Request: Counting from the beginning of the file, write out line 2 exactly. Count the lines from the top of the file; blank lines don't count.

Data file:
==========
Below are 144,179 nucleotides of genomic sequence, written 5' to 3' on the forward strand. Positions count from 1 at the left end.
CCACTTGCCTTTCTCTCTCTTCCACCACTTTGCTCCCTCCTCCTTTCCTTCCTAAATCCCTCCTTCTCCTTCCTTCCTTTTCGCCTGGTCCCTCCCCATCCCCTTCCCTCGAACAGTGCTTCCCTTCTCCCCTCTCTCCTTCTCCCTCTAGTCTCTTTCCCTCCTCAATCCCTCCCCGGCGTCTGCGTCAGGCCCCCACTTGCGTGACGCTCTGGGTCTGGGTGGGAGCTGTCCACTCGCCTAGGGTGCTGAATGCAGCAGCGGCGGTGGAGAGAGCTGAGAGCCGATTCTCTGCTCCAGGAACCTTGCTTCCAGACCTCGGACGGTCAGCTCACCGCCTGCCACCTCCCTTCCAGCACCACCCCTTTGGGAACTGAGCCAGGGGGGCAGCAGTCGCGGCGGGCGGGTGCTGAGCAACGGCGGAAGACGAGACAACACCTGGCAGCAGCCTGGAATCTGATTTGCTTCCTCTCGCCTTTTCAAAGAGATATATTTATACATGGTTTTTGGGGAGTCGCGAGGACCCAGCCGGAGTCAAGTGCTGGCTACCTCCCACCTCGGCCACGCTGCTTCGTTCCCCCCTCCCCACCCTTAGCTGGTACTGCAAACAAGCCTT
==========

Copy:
CCACTTGCCTTTCTCTCTCTTCCACCACTTTGCTCCCTCCTCCTTTCCTTCCTAAATCCCTCCTTCTCCTTCCTTCCTTTTCGCCTGGTCCCTCCCCATCCCCTTCCCTCGAACAGTGCTTCCCTTCTCCCCTCTCTCCTTCTCCCTCTAGTCTCTTTCCCTCCTCAATCCCTCCCCGGCGTCTGCGTCAGGCCCCCACTTGCGTGACGCTCTGGGTCTGGGTGGGAGCTGTCCACTCGCCTAGGGTGCTGAATGCAGCAGCGGCGGTGGAGAGAGCTGAGAGCCGATTCTCTGCTCCAGGAACCTTGCTTCCAGACCTCGGACGGTCAGCTCACCGCCTGCCACCTCCCTTCCAGCACCACCCCTTTGGGAACTGAGCCAGGGGGGCAGCAGTCGCGGCGGGCGGGTGCTGAGCAACGGCGGAAGACGAGACAACACCTGGCAGCAGCCTGGAATCTGATTTGCTTCCTCTCGCCTTTTCAAAGAGATATATTTATACATGGTTTTTGGGGAGTCGCGAGGACCCAGCCGGAGTCAAGTGCTGGCTACCTCCCACCTCGGCCACGCTGCTTCGTTCCCCCCTCCCCACCCTTAGCTGGTACTGCAAACAAGCCTT